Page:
Climate Change, the Indoor Environment, and Health
Amid the considerable research on how climate change may affect public health, one subject has received relatively little attention—the impact of climate change on indoor environments and thereby on the health of people who live, work, study, or play in them. No government or private body has lead responsibility for investigating this question, and the lack of leadership is hindering action on identifying potential hazards, formulating solutions, and setting research and policy priorities.
Against this backdrop, the U.S. Environmental Protection Agency (EPA) asked the Institute of Medicine to convene an expert committee to summarize the current state of scientific understanding of the effects of climate change on indoor air and public health and to offer priorities for action.
Health Problems Here—and May Worsen
The committee’s report, Climate Change, the Indoor Environment, and Health, points to extensive research on how climate change affects the outdoor environment, how the outdoor environment affects indoor environments under different climate conditions, and how indoor environments affect occupant health, among other related topics. But facing a dearth of research specifically directed at how these factors interact, the committee analyzed and synthesized information from the various independent lines of research.
The committee concludes that climate change influences indoor environmental quality, warranting attention and action. The committee based its conclusion on three key findings:
- Poor indoor environmental quality is creating health problems today and impairs the ability of occupants to work and learn. By one estimate, poor indoor conditions cost the nation’s economy tens of billions of dollars a year in exacerbation of illnesses and allergenic symptoms and in lost productivity.
- Climate change may worsen existing indoor environmental problems and introduce new problems.
- There are opportunities to improve public health while mitigating or adapting to alterations in indoor environmental quality induced by climate change.
Problematic Exposures Identified
To help in targeting research, the committee identified five major types of climate-induced indoor environmental problems.
Indoor air quality . Indoor environments can be contaminated by chemical, organic, and particulate pollutants that migrate from outdoors or that result from gas stoves and other indoor emission sources, such as building materials, radon, and environmental tobacco smoke. Climate change can affect these factors in various ways. For example, changes in the outdoor concentrations of a pollutant due to alterations in atmospheric chemistry or atmospheric circulation will affect indoor concentrations. Measures to reduce energy use in buildings, such as lowering ventilation rates may cause higher exposures to pollutants emitted from indoor sources. The expected increased use of air conditioning, if accompanied by reduced ventilation, could increase the concentrations of pollutants emitted from indoor sources. Additionally, power outages—caused by heat waves or other extreme weather events—could lead to the use of portable electricity generators that burn fossil fuels and emit poisonous carbon monoxide.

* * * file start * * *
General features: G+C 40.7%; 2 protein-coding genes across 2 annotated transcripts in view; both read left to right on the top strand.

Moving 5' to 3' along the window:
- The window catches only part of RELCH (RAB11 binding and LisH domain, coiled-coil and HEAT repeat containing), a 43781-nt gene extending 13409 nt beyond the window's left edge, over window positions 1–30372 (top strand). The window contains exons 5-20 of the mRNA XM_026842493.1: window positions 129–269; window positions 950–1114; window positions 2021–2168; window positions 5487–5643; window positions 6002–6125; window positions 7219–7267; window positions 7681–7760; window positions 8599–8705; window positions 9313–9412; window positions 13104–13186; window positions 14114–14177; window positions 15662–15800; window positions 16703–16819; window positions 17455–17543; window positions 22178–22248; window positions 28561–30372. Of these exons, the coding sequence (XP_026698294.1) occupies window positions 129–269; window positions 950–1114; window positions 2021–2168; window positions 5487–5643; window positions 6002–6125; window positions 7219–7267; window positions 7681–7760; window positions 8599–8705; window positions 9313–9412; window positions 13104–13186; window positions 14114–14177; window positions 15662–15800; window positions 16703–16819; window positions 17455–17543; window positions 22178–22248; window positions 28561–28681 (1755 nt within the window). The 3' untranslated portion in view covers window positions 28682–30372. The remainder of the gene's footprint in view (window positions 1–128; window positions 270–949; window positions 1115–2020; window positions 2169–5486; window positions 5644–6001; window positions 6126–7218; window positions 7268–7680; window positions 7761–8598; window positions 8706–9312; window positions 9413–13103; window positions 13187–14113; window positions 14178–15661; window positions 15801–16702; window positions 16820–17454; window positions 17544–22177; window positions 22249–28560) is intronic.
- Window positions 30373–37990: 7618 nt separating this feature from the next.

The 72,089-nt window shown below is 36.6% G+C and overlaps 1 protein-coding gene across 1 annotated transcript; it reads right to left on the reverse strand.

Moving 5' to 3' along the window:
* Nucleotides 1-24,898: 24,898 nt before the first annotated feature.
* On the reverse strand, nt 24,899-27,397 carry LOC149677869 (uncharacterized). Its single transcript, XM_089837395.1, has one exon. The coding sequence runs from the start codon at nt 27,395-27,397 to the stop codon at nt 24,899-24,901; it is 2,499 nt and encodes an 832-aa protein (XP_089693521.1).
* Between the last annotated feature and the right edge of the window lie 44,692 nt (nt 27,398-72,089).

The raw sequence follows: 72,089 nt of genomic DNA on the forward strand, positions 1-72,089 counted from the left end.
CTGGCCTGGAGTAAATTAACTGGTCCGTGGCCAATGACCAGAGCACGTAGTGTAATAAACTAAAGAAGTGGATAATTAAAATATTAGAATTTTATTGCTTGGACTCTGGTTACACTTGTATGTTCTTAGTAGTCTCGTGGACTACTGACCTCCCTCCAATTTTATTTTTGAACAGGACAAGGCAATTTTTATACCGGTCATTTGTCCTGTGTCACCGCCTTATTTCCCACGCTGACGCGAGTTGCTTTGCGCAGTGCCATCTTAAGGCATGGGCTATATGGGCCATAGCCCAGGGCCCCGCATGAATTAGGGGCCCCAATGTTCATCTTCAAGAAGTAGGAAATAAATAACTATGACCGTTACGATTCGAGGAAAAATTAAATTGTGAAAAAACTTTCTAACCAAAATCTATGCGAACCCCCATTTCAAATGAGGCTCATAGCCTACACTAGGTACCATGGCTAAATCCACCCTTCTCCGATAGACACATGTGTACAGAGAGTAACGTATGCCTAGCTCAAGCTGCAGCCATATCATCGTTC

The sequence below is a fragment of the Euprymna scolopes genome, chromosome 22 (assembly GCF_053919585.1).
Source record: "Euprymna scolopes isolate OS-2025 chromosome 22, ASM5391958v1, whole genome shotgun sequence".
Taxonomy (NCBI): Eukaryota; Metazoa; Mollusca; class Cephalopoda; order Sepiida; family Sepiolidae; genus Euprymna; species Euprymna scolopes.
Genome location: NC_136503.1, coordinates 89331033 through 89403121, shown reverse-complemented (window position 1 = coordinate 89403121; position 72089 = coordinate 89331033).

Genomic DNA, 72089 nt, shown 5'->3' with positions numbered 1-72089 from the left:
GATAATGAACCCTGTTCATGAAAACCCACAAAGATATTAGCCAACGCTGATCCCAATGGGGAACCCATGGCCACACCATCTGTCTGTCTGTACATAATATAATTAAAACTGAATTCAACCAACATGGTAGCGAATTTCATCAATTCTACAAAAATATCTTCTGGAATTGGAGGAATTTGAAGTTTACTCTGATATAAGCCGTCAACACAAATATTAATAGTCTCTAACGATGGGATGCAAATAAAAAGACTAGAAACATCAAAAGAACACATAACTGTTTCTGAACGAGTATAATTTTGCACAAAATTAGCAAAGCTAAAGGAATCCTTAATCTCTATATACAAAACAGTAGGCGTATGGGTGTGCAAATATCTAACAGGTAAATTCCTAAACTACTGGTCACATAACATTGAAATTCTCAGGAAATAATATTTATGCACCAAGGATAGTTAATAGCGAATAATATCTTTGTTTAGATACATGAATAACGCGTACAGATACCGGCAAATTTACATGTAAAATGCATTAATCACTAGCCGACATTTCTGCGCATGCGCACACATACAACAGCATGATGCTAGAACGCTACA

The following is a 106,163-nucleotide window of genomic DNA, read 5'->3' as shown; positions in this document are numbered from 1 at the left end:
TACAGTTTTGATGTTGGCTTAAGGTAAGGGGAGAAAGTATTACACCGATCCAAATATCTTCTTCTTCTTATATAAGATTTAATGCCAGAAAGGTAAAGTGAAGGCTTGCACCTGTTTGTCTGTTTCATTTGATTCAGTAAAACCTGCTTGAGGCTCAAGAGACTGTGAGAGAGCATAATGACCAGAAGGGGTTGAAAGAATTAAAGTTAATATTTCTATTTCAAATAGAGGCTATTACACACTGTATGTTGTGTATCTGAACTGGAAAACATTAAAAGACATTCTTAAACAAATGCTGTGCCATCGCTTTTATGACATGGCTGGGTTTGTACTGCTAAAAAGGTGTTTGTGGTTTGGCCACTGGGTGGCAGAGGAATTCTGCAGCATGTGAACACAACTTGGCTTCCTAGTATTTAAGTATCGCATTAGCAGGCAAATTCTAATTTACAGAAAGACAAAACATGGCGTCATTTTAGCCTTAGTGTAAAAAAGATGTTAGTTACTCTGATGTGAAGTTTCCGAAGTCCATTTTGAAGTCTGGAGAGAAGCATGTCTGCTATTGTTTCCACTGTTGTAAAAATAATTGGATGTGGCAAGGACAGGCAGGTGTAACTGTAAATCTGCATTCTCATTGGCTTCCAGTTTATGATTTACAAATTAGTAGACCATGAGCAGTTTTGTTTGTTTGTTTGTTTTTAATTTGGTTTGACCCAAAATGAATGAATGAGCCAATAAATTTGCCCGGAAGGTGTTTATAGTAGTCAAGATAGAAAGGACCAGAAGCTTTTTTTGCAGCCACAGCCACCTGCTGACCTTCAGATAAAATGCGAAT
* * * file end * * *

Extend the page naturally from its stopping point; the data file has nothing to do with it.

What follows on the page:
Dampness, moisture, and flooding . Extreme weather conditions associated with climate change may lead to more frequent breakdowns in building envelopes—the physical barrier between outdoor and indoor spaces—followed by infiltration of water into indoor spaces. Dampness and water intrusion create conditions that encourage the growth of fungi and bacteria and may cause building materials to decay or corrode, leading in turn to chemical emissions. Poorly designed or maintained heating, ventilation, and air- conditioning systems may introduce moisture and create condensation on indoor surfaces. Humid conditions can, however, be improved by well-designed and properly operating systems. Mold-growth prevention and remediation activities also may introduce fungicides and other agents into the indoor environment.
Infectious agents and pests . Weather fluctuations and climate variability influence the incidence of many infectious diseases. Climate change may affect the evolution and emergence of infectious diseases, for example, by affecting the geographic range of disease vectors. The ecologic niches for pests will change in response to climate change, leading to changed patterns of exposure and, possibly, increased use of pesticides in some locations.
Thermal stress . Extreme heat and cold have several well-documented adverse health effects. High relative humidity exacerbates these effects in hot conditions. An increased frequency of extreme weather events may result in more frequent power outages that expose persons to potentially dangerous conditions indoors. The elderly, those in poor health, the poor, and those who live in cities are more vulnerable to both exposure to temperature extremes and the effects of exposure. Those populations experience excessive temperatures almost exclusively in indoor environments.
Building ventilation, weatherization, and energy use . Leaky buildings are common and cause energy loss, moisture problems, and migration of contaminants. Poor ventilation is associated with occupant health problems or lower productivity. Climate change may make ventilation problems more common or more severe by prompting the implementation of energy-efficiency (weatherization) measures that limit the exchange of indoor air with outdoor air. The introduction of new materials and weatherization techniques also may lead to unexpected exposures and health risks.